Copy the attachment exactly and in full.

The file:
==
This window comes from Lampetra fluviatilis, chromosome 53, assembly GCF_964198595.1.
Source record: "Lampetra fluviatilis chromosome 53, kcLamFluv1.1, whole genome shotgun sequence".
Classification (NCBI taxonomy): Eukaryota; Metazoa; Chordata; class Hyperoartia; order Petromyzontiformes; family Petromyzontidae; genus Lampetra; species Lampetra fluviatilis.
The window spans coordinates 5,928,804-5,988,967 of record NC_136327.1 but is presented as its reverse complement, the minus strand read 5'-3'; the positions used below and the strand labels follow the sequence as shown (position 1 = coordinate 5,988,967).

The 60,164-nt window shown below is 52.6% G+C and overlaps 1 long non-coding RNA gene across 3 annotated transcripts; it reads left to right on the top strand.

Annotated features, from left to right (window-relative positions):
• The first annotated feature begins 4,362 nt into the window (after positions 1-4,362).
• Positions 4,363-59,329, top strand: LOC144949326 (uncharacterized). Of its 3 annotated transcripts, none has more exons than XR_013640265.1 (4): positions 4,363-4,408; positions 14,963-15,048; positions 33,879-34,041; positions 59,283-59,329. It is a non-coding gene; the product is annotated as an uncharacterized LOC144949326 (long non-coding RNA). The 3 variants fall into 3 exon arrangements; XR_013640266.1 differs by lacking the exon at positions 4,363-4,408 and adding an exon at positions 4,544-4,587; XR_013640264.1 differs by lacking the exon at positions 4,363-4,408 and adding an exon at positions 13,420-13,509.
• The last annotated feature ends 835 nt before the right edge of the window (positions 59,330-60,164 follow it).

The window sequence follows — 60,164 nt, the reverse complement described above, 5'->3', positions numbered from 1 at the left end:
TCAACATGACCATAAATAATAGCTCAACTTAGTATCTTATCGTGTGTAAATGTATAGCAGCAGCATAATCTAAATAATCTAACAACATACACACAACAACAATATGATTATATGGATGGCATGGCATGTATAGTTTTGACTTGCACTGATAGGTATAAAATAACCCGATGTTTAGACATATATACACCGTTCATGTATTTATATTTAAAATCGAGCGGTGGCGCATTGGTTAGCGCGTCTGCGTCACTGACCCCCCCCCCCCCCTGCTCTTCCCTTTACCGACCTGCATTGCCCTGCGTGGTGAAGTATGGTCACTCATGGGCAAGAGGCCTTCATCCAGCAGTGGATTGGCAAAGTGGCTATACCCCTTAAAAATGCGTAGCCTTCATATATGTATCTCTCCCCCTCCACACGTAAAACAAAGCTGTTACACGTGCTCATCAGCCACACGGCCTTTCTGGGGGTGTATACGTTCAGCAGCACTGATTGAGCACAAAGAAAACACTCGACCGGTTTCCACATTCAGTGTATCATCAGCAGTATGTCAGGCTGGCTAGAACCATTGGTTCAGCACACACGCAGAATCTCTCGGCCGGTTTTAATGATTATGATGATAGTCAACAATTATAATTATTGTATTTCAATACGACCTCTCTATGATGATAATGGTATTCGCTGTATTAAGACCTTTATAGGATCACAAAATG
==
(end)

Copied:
This window comes from Lampetra fluviatilis, chromosome 53, assembly GCF_964198595.1.
Source record: "Lampetra fluviatilis chromosome 53, kcLamFluv1.1, whole genome shotgun sequence".
Classification (NCBI taxonomy): Eukaryota; Metazoa; Chordata; class Hyperoartia; order Petromyzontiformes; family Petromyzontidae; genus Lampetra; species Lampetra fluviatilis.
The window spans coordinates 5,928,804-5,988,967 of record NC_136327.1 but is presented as its reverse complement, the minus strand read 5'-3'; the positions used below and the strand labels follow the sequence as shown (position 1 = coordinate 5,988,967).

The 60,164-nt window shown below is 52.6% G+C and overlaps 1 long non-coding RNA gene across 3 annotated transcripts; it reads left to right on the top strand.

Annotated features, from left to right (window-relative positions):
• The first annotated feature begins 4,362 nt into the window (after positions 1-4,362).
• Positions 4,363-59,329, top strand: LOC144949326 (uncharacterized). Of its 3 annotated transcripts, none has more exons than XR_013640265.1 (4): positions 4,363-4,408; positions 14,963-15,048; positions 33,879-34,041; positions 59,283-59,329. It is a non-coding gene; the product is annotated as an uncharacterized LOC144949326 (long non-coding RNA). The 3 variants fall into 3 exon arrangements; XR_013640266.1 differs by lacking the exon at positions 4,363-4,408 and adding an exon at positions 4,544-4,587; XR_013640264.1 differs by lacking the exon at positions 4,363-4,408 and adding an exon at positions 13,420-13,509.
• The last annotated feature ends 835 nt before the right edge of the window (positions 59,330-60,164 follow it).

The window sequence follows — 60,164 nt, the reverse complement described above, 5'->3', positions numbered from 1 at the left end:
TCAACATGACCATAAATAATAGCTCAACTTAGTATCTTATCGTGTGTAAATGTATAGCAGCAGCATAATCTAAATAATCTAACAACATACACACAACAACAATATGATTATATGGATGGCATGGCATGTATAGTTTTGACTTGCACTGATAGGTATAAAATAACCCGATGTTTAGACATATATACACCGTTCATGTATTTATATTTAAAATCGAGCGGTGGCGCATTGGTTAGCGCGTCTGCGTCACTGACCCCCCCCCCCCCCTGCTCTTCCCTTTACCGACCTGCATTGCCCTGCGTGGTGAAGTATGGTCACTCATGGGCAAGAGGCCTTCATCCAGCAGTGGATTGGCAAAGTGGCTATACCCCTTAAAAATGCGTAGCCTTCATATATGTATCTCTCCCCCTCCACACGTAAAACAAAGCTGTTACACGTGCTCATCAGCCACACGGCCTTTCTGGGGGTGTATACGTTCAGCAGCACTGATTGAGCACAAAGAAAACACTCGACCGGTTTCCACATTCAGTGTATCATCAGCAGTATGTCAGGCTGGCTAGAACCATTGGTTCAGCACACACGCAGAATCTCTCGGCCGGTTTTAATGATTATGATGATAGTCAACAATTATAATTATTGTATTTCAATACGACCTCTCTATGATGATAATGGTATTCGCTGTATTAAGACCTTTATAGGATCACAAAATG